Marcie asks about a recent job offer:
My company closed last summer putting me out of work for the first time in eighteen years. I recently interviewed for a position that was almost identical to the job I held at my previous company. The interview went well and I was given a job offer. Unfortunately, the offer was not for the position I applied for, but for a lower-level position. The recruiting firm I worked with told me the company decided not to fill the original position opting to create this new position instead.
I don’t understand why a company would do this? The company will still need the work completed for the position I applied for. Why didn’t they hire me for the appropriate position?
This is an easy one:
The company didn’t want to pay you what the original position was worth, so they created a scaled down version of that job. This new position probably includes many of the duties from the original opening, but pays less.
Did the company think I was so desperate I’d settle for a lower-level position?
Apparently they did. In the current economy, the main objective for most companies is a positive bottom line. They know if you turn down this offer there is another qualified candidate out there who will be desperate enough to accept it.
Marcie decided to take the lower-level job and then continue searching for a more appropriate position. When she called the agency to inform them of her decision she was told the company had rescinded their offer; they thought she would leave at her first opportunity.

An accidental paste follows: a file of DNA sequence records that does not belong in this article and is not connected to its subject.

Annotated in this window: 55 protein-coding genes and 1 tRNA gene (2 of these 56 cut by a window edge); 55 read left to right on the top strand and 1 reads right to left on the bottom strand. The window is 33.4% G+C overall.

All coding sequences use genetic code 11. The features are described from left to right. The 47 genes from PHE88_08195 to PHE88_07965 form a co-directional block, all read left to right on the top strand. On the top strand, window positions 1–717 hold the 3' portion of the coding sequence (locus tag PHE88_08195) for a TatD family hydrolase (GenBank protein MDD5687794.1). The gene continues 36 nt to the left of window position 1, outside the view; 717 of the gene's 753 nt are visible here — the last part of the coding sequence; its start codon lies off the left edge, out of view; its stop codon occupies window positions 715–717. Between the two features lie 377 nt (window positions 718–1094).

What really occurred here?
A recruiter is not an employment counselor. Their loyalties lie with the hiring company who pays their fees. To entice customers, many recruiting agencies are currently offering additional guarantees on their placements. This means if you accept a position only to resign after working a couple of months, the agency will lose all or a portion of their commission. When Marcie entrusted her true plans with her recruiter they no longer wanted to place her and are probably responsible for the rescinded job offer.
If you are unhappy with a job offer and are in a position where you can be picky you should turn it down. You lose credibility when you accept an offer only to resign a couple of months later. Plus, it’s difficult to continue a job search once you have started a new job. Instead of taking a lower-level permanent position, consider temporary or contract work until the job market improves. If you are not in a position to turn down a job offer, accept it immediately and keep all plans of a continued job search to yourself; you may end up working there longer than you anticipate.